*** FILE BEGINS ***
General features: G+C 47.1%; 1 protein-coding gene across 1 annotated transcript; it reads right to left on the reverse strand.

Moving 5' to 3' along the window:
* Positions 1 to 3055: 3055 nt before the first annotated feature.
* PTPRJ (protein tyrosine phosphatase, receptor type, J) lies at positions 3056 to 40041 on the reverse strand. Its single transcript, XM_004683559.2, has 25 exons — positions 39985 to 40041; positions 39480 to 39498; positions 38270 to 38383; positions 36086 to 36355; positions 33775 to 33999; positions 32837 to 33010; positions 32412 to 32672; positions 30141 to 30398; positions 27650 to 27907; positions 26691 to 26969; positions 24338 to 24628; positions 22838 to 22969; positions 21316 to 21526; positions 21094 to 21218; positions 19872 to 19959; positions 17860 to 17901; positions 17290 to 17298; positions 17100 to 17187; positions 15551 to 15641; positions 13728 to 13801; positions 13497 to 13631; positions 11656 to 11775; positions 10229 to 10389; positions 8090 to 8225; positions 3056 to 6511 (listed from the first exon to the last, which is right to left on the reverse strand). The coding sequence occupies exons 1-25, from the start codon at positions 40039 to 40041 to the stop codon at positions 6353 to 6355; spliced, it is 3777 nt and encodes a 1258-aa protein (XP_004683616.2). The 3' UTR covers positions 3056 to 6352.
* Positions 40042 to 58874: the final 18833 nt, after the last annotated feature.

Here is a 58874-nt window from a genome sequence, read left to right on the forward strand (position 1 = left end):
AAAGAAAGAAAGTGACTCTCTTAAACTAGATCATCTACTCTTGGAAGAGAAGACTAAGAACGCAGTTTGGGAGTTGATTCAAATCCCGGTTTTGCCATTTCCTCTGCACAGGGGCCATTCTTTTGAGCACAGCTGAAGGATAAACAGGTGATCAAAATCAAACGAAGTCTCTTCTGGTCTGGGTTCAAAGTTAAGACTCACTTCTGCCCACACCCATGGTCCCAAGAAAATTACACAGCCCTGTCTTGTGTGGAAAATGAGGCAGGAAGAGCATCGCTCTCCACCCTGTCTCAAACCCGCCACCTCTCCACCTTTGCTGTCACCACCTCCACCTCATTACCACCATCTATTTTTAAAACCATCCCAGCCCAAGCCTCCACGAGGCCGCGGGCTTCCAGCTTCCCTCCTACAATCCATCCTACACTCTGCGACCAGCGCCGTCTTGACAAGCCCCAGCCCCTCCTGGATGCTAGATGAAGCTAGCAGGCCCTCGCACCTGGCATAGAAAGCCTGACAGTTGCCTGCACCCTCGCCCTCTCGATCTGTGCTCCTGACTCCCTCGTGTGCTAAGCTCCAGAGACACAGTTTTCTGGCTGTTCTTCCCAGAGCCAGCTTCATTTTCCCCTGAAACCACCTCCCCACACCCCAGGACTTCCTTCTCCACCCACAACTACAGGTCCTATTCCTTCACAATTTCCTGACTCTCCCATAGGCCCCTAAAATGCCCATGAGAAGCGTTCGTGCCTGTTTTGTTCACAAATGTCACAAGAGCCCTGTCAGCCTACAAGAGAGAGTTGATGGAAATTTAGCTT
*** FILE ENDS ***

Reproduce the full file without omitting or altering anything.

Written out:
General features: G+C 47.1%; 1 protein-coding gene across 1 annotated transcript; it reads right to left on the reverse strand.

Moving 5' to 3' along the window:
* Positions 1 to 3055: 3055 nt before the first annotated feature.
* PTPRJ (protein tyrosine phosphatase, receptor type, J) lies at positions 3056 to 40041 on the reverse strand. Its single transcript, XM_004683559.2, has 25 exons — positions 39985 to 40041; positions 39480 to 39498; positions 38270 to 38383; positions 36086 to 36355; positions 33775 to 33999; positions 32837 to 33010; positions 32412 to 32672; positions 30141 to 30398; positions 27650 to 27907; positions 26691 to 26969; positions 24338 to 24628; positions 22838 to 22969; positions 21316 to 21526; positions 21094 to 21218; positions 19872 to 19959; positions 17860 to 17901; positions 17290 to 17298; positions 17100 to 17187; positions 15551 to 15641; positions 13728 to 13801; positions 13497 to 13631; positions 11656 to 11775; positions 10229 to 10389; positions 8090 to 8225; positions 3056 to 6511 (listed from the first exon to the last, which is right to left on the reverse strand). The coding sequence occupies exons 1-25, from the start codon at positions 40039 to 40041 to the stop codon at positions 6353 to 6355; spliced, it is 3777 nt and encodes a 1258-aa protein (XP_004683616.2). The 3' UTR covers positions 3056 to 6352.
* Positions 40042 to 58874: the final 18833 nt, after the last annotated feature.

Here is a 58874-nt window from a genome sequence, read left to right on the forward strand (position 1 = left end):
AAAGAAAGAAAGTGACTCTCTTAAACTAGATCATCTACTCTTGGAAGAGAAGACTAAGAACGCAGTTTGGGAGTTGATTCAAATCCCGGTTTTGCCATTTCCTCTGCACAGGGGCCATTCTTTTGAGCACAGCTGAAGGATAAACAGGTGATCAAAATCAAACGAAGTCTCTTCTGGTCTGGGTTCAAAGTTAAGACTCACTTCTGCCCACACCCATGGTCCCAAGAAAATTACACAGCCCTGTCTTGTGTGGAAAATGAGGCAGGAAGAGCATCGCTCTCCACCCTGTCTCAAACCCGCCACCTCTCCACCTTTGCTGTCACCACCTCCACCTCATTACCACCATCTATTTTTAAAACCATCCCAGCCCAAGCCTCCACGAGGCCGCGGGCTTCCAGCTTCCCTCCTACAATCCATCCTACACTCTGCGACCAGCGCCGTCTTGACAAGCCCCAGCCCCTCCTGGATGCTAGATGAAGCTAGCAGGCCCTCGCACCTGGCATAGAAAGCCTGACAGTTGCCTGCACCCTCGCCCTCTCGATCTGTGCTCCTGACTCCCTCGTGTGCTAAGCTCCAGAGACACAGTTTTCTGGCTGTTCTTCCCAGAGCCAGCTTCATTTTCCCCTGAAACCACCTCCCCACACCCCAGGACTTCCTTCTCCACCCACAACTACAGGTCCTATTCCTTCACAATTTCCTGACTCTCCCATAGGCCCCTAAAATGCCCATGAGAAGCGTTCGTGCCTGTTTTGTTCACAAATGTCACAAGAGCCCTGTCAGCCTACAAGAGAGAGTTGATGGAAATTTAGCTT